As if the consequences of an arranged marriage were not bad enough, the consequences for refusing could be even worse. Men could face being disinherited in some cultures and disemboweled in others. Women were often subjected to family rejection, shame, beating and in many cases it would be the responsibility of the father or another family member to execute the rebellious young lady.

These “Honor Killings” or brutual accidents were performed to preserve the family honor and send a warning to other such individualists. The saddest part of all this is that many cultures still practice this archaic tradition.

Common Methods of Honor Killings

The term “honor killing” is something that seems contradictory. In general Western thought, killing someone is not considered an honorable act without compelling justification (e.g., killing a burglar in your house to protect yourself or your family from harm).

But all over the world, and in some prominent cultures, killing someone for the sake of a family’s honor is justifiable and almost encouraged by some codes of tradition, even if sometimes not explicitly codified in writing.

While an “honor killing” can be perpetrated against a man or a woman, the large majority of them in the world are perpetrated against women by male members of her own family. A woman (or man) who brings “dishonor” to her family is killed, even if the “dishonor” is only alleged and is not outside the norms of the surrounding culture. It is usually all about the religious and cultural norms of the family of origin and not about the culture in which that family lives.

It is difficult to get a number of how many murders or forced suicides are actual “honor killings” around the world, as many of them are unreported, or cannot be determined by facts of the cases. It is estimated, however, that thousands of women are killed in these “honor killings” at the hands of their male family members every year. In recent years, Muslim “honor killings” have been in the news, but the tradition is not limited only to Islam.

As “honor killings” are considered “crimes of passion” because they involve shame and anger, there are very rare cases of these killings taking place with a firearm. Some of the key methods of “honor killing” that have been recorded include stabbing, stoning, beheading, burning with acid, burning alive with fire, the cutting of the throat, and even cutting off of limbs.

In Western countries, many “honor killings” are done by stabbing, with the killings occurring for one of two main reasons  – a woman is considered “too Western” or “too promiscuous” (which can be considered in a form of dress or attitude and may not actually be true in a sexual sense). There is very little due process in these events; if any male of the family feels that woman has brought shame to the family because of how he feels, that can be justification for the killing.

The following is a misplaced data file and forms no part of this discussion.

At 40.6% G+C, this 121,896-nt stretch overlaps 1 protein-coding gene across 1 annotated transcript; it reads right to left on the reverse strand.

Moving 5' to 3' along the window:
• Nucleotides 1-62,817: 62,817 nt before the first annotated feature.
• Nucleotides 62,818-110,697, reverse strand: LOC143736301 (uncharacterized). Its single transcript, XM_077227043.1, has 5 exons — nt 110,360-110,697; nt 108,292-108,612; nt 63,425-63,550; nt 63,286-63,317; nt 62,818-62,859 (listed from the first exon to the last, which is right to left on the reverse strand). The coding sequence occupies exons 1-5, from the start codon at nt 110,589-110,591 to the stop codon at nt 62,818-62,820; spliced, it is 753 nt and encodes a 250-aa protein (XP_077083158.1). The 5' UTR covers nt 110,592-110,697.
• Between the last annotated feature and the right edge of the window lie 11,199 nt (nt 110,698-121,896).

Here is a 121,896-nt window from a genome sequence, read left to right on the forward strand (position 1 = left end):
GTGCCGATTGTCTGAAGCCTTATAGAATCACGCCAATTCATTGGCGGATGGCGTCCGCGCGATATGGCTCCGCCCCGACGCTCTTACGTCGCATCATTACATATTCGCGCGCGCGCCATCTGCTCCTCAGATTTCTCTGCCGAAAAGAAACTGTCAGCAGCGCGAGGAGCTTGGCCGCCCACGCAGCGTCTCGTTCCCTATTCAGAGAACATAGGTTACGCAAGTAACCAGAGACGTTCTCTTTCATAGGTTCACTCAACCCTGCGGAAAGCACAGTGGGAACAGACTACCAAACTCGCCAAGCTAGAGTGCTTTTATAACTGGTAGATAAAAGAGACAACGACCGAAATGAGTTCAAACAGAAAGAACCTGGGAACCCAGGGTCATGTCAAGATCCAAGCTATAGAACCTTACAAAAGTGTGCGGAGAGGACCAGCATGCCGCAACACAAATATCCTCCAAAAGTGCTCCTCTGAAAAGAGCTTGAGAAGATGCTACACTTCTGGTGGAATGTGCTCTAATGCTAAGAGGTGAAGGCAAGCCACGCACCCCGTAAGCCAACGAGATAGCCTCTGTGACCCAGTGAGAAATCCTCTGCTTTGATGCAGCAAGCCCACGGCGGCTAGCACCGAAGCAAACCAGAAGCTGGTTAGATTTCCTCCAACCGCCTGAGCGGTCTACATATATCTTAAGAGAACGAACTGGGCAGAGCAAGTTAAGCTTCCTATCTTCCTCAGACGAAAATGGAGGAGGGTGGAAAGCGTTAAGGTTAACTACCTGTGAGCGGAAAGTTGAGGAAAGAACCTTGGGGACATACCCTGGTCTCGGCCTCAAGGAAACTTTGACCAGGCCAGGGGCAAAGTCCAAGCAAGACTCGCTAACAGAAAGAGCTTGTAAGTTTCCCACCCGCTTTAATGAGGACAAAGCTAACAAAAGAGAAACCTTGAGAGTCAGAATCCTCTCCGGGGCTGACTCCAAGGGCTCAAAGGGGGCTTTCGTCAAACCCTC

And those emotions (shame and anger, primarily) are the reasons and motivations behind the methods of killing being so intimate and passionate that a firearm doesn’t seem to satiate the shame. Some of the methods are specifically mentioned in certain religious or cultural codes as the way to restore honor to the family.

A woman who is “too Western” can be killed if she has an affair, has sexual relations outside of a marriage, refuses as arranged marriage, asks for a divorce, or even does the “Western” thing of having independence and a desire to choose her own husband.

A woman who is “too promiscuous” can be a woman who does not dress in traditional religious or cultural garb meant to display modesty, or is seen out in public with a man who is not her husband, or has a boyfriend or significant other who is not of that family’s religion or culture (which is considered “inferior” to the family’s belief system).

It seems that there has been a trend in recent studies of known honor killings, in that the average age of those who are killed for being “too promiscuous” is about 17, and those who are “too Western” at age 36.

The Death of Shafiela Ahmed

A lot of people feel that honor killings happen “over there” in the Middle East or in other remote Asian countries. Back in 2003, on English soil, Shafilea Ahmed, a 17-year-old British Pakistani woman, was murdered by her parents.

It all started when Shafilea went to visit Pakistan in 2003. During her trip, she swallowed bleach in what was reported to be a suicide attempt. Her father, on the other hand, claimed that it wasn’t a suicide attempt that she mistakenly drank the bleach thinking it was water during a blackout. Her throat became very damaged and she was required frequent medical treatment. Meanwhile, the media reported that she turned down an arranged marriage during her trip to Pakistan.

She disappeared on September 11, 2003. After a week long manhunt, and noticing that Shafiela didn’t seek medical attention for her throat detectives started to believe that she was potentially murdered.

In February 2004 her body was found. The body was badly decomposed and the cause of death could not be determined.

A break in the case came in August of 2010. When the Ahmed family home was burglarized, Shafilea’s younger sister admitted to the police that her parents had murdered her sister. She then went on to explain the details of how her father and mother conspired and executed Shafilea.

On September 7, 2011, her parents were charged with murder. On August 3, 2012, they were both found guilty of murder and sentenced to life imprisonment with a minimum term of 25 years. Below is a documentary that details much of the case: